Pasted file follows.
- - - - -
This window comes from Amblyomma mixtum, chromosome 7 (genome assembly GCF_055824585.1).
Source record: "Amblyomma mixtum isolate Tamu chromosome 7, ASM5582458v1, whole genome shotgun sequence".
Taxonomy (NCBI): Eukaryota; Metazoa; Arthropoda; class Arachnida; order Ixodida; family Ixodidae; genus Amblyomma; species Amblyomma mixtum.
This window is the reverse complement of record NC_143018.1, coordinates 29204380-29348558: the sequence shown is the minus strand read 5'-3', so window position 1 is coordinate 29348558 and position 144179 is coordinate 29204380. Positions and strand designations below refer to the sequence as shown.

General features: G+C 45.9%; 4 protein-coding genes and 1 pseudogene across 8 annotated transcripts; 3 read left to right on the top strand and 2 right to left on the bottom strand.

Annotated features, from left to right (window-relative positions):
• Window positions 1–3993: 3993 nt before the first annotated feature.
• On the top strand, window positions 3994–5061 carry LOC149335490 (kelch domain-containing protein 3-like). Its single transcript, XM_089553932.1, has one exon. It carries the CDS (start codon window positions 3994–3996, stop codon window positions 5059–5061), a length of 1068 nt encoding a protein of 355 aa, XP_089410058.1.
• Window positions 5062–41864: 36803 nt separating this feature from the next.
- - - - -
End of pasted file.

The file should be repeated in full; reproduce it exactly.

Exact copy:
This window comes from Amblyomma mixtum, chromosome 7 (genome assembly GCF_055824585.1).
Source record: "Amblyomma mixtum isolate Tamu chromosome 7, ASM5582458v1, whole genome shotgun sequence".
Taxonomy (NCBI): Eukaryota; Metazoa; Arthropoda; class Arachnida; order Ixodida; family Ixodidae; genus Amblyomma; species Amblyomma mixtum.
This window is the reverse complement of record NC_143018.1, coordinates 29204380-29348558: the sequence shown is the minus strand read 5'-3', so window position 1 is coordinate 29348558 and position 144179 is coordinate 29204380. Positions and strand designations below refer to the sequence as shown.

General features: G+C 45.9%; 4 protein-coding genes and 1 pseudogene across 8 annotated transcripts; 3 read left to right on the top strand and 2 right to left on the bottom strand.

Annotated features, from left to right (window-relative positions):
• Window positions 1–3993: 3993 nt before the first annotated feature.
• On the top strand, window positions 3994–5061 carry LOC149335490 (kelch domain-containing protein 3-like). Its single transcript, XM_089553932.1, has one exon. It carries the CDS (start codon window positions 3994–3996, stop codon window positions 5059–5061), a length of 1068 nt encoding a protein of 355 aa, XP_089410058.1.
• Window positions 5062–41864: 36803 nt separating this feature from the next.